Tea, the second-most consumed drink in the world, is undergoing rigorous scrutiny, as three anthropologists from CBS explore what sustainable tea is, how it is certified, and who benefits from the certifications. Also, hear how entering into the worlds of tea has changed the researchers’ view on this tasty brew.
Between February 8 and 10, students, researchers, businesses and citizens of Frederiksberg Municipality have the chance to flex their innovative muscles and come up with solutions to some of the city’s challenges when CBS hosts Frederiksberg Municipality’s Smart City Challenge.
CBS’ 16-year-old cbsCSR center has changed its name to CBS Sustainability and was launched on December 3. CSR is still relevant, but CBS needs to engage in broader collaboration with universities and companies to push the sustainable development of society in the right direction, argues the center's academic director.
The newly established CBS Library Forum breaks away from the idea that you have to be quiet as a mouse at the library. Once or twice a month, CBS researchers will share their knowledge about their latest research, or whatever they find particularly interesting, and discuss it with the likes of you and me.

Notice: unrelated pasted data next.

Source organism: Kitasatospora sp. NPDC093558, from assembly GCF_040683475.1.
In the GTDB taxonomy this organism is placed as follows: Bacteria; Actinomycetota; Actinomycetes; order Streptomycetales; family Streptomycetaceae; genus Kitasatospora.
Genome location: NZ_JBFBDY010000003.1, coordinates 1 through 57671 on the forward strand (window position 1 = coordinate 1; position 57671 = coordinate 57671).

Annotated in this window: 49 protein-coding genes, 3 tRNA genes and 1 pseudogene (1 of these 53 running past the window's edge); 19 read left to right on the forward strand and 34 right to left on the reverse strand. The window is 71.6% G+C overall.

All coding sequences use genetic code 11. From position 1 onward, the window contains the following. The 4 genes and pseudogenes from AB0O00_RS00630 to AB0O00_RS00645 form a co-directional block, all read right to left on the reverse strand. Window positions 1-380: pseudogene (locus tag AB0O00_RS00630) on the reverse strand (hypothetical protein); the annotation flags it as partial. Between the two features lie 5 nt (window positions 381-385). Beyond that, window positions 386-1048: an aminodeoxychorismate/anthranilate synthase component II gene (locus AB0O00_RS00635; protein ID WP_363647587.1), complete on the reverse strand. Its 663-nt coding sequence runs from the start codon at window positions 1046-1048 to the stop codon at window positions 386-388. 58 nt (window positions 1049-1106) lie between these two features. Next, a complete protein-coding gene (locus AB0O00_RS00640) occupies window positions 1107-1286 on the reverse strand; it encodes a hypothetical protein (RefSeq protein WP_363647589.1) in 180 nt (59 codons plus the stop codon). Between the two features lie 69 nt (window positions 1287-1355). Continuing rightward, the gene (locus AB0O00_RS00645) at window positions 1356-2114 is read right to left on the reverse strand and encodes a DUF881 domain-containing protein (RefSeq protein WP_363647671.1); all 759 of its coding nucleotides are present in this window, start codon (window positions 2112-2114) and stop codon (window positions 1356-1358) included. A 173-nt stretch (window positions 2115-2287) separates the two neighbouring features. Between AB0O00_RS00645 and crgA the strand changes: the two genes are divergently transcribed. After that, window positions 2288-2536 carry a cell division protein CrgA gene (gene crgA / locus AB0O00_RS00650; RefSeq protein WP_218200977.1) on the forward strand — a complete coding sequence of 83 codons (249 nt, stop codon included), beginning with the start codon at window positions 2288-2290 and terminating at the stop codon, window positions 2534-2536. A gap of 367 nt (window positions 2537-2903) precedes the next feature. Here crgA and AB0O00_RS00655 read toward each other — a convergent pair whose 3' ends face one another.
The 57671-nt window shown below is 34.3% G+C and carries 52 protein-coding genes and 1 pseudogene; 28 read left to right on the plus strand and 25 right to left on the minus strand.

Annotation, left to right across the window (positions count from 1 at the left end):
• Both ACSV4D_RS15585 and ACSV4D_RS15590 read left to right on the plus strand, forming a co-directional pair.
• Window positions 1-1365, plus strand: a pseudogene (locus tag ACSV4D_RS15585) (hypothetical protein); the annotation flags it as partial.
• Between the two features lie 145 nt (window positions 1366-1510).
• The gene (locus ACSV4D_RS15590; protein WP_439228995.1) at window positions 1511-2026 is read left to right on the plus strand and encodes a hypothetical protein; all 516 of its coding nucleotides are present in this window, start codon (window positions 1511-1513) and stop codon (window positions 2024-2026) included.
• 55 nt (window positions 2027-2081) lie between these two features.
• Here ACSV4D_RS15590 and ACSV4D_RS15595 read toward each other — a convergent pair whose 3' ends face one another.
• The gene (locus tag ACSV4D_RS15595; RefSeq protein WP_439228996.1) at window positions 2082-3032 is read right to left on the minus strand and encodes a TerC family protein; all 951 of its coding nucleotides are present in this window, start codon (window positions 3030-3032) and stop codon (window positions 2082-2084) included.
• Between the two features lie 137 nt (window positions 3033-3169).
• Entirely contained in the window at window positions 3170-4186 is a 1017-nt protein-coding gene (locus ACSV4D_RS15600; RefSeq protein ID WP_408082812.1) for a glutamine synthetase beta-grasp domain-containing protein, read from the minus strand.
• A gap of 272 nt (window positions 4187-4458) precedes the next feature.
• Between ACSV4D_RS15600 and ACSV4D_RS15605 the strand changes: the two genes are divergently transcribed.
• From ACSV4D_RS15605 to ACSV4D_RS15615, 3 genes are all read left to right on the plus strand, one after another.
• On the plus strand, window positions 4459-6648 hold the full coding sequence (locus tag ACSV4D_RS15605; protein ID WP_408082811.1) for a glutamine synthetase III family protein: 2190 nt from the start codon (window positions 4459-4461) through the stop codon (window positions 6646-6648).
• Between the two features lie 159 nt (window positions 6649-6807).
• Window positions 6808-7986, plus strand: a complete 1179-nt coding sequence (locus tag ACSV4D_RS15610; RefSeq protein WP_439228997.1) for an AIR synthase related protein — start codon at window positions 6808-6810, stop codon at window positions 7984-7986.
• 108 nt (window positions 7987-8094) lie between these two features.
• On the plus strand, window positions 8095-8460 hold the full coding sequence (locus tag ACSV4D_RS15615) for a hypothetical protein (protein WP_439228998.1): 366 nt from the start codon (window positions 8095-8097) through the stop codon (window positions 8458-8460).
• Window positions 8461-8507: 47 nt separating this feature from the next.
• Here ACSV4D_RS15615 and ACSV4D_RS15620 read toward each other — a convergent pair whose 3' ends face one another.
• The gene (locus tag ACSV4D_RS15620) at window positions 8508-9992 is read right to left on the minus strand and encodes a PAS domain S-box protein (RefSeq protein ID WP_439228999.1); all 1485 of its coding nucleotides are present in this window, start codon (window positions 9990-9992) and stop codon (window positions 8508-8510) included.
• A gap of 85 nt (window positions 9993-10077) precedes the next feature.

A handful of scientific journals have created a monopoly-like situation, forcing universities and researchers to pay a higher price for having their research published. Now, 800 European universities, led by Denmark’s eight universities and Universities Denmark, ask the European Commissioner for Competition, Margrethe Vestager, to put a stop to the monopoly. The Dean of Research at CBS, Søren Hvidkjær thinks it’s important that Margrethe Vestager takes up the case.
Transformations, diversity and difference, and inequality are the themes that will bring researchers together from across CBS and all over the world in three new 'business in society' platforms. Their aim is to carry out research that will be useful for everyone.